How to defend sex trafficking, according to Tony Ortega



Sometime ago NPR did a short story on Backpage and how they are defending “Online And Anonymous: New Challenges To Prosecuting Sex Trafficking”

McDougall, legal counsel for Backpage did most of the talking for the company. She said, “shutting down the adult classifieds on Backpage would do more harm than good because the content would simply move to less cooperative sites.

What kind of insane excuse was that? If we don’t help the pimps out, someone else will? Yea, that’s right, we’re making millions on the backs of destroyed lives, but hey, if we don’t do it someone else will.

What she’s also implied was that people at Backpage are good folk who SHOULD be the conduits for sex trafficking. Doing more harm than good by letting someone else take over the slack. Sounds like a classic moral cop out – if we don’t go fight this war, or take that person’s money, or some other moral compromise, someone else will. It’s a rudimentary rationalization typical of someone in McDougall’s line of work. Anyone making such statements should be embarrassed by it, but in her line of work, and Tony Ortega’s, rhetorical trash spun hard and fast transforms into candy flavored truth. Stay on message, hit your key points, rinse and repeat, rinse and repeat.

Backpage dot com is known very well by law enforcement, top government officials, and the tens of thousands of victims as a perfect marketplace for pimps to peddle prostitution.

Tony Ortega reacted with a Village Voice article featuring scantily clad silhouetted images subtitled; CNN leads the media’s mass paranoia over a nonexistent epidemic. Ortega said those opposing Backpage are a small group of political activists who want to “put us out of business” Backpage has since continued pulling in millions on the backs of women suffering from unimaginable abuse.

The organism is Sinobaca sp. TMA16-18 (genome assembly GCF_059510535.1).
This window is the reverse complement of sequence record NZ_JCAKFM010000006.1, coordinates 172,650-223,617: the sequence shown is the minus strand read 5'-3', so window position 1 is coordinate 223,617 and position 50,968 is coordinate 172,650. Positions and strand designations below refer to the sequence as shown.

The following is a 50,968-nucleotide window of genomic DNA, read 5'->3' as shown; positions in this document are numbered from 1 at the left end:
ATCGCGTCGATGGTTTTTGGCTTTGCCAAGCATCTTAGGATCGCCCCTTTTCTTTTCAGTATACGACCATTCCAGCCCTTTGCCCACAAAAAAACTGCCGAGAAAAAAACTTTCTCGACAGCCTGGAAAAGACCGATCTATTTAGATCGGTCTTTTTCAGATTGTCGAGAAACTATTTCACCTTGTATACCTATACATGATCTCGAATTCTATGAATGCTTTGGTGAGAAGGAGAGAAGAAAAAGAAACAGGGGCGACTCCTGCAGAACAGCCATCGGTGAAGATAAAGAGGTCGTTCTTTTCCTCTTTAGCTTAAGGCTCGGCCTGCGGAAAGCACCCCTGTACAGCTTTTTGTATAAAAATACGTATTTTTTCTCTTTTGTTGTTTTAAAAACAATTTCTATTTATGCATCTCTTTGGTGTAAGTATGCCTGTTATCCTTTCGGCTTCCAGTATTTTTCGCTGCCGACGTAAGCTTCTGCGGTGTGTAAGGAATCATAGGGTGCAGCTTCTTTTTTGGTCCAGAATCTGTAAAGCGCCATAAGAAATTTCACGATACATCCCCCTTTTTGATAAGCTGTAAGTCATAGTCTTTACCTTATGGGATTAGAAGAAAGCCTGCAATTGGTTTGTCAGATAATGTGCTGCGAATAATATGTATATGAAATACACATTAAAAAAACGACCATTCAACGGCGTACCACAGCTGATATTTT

Ortega said the statistics on child trafficking are “guesses by activist professors, junk science by nonprofit groups trying to extract money from Congress, and manipulation by religious groups hiding their real agendas about sex work” and “a flimsy study by a couple of activist professors.” Reeeally? Again, over 40 attorney generals, 21 senators, 600 religious leaders, 50+ NGOs, a petition with 230,000+ signatures and indictments.

Ortega called Lyon the “young CNN reporter Amber Lyon.” He said that Lyon has “set out to take down Village Voice Media,” that Lyon’s reporting is “manipulative,” and “less interested in learning how Backpage dot com actually operates than she is in making viewers squirm about sex” and that “Lynn declined a request for an interview about her involvement in a semireligious crusade.” Ortega said that Lyon “prepared a sensationalistic piece” and “she wanted us to appear responsible.”

Ortega concluded by saying that underage prostitution is “far from a widespread and rapidly growing problem and is instead a small problem”.

Question: Why hasn’t Ortega seen the inside of a court room?

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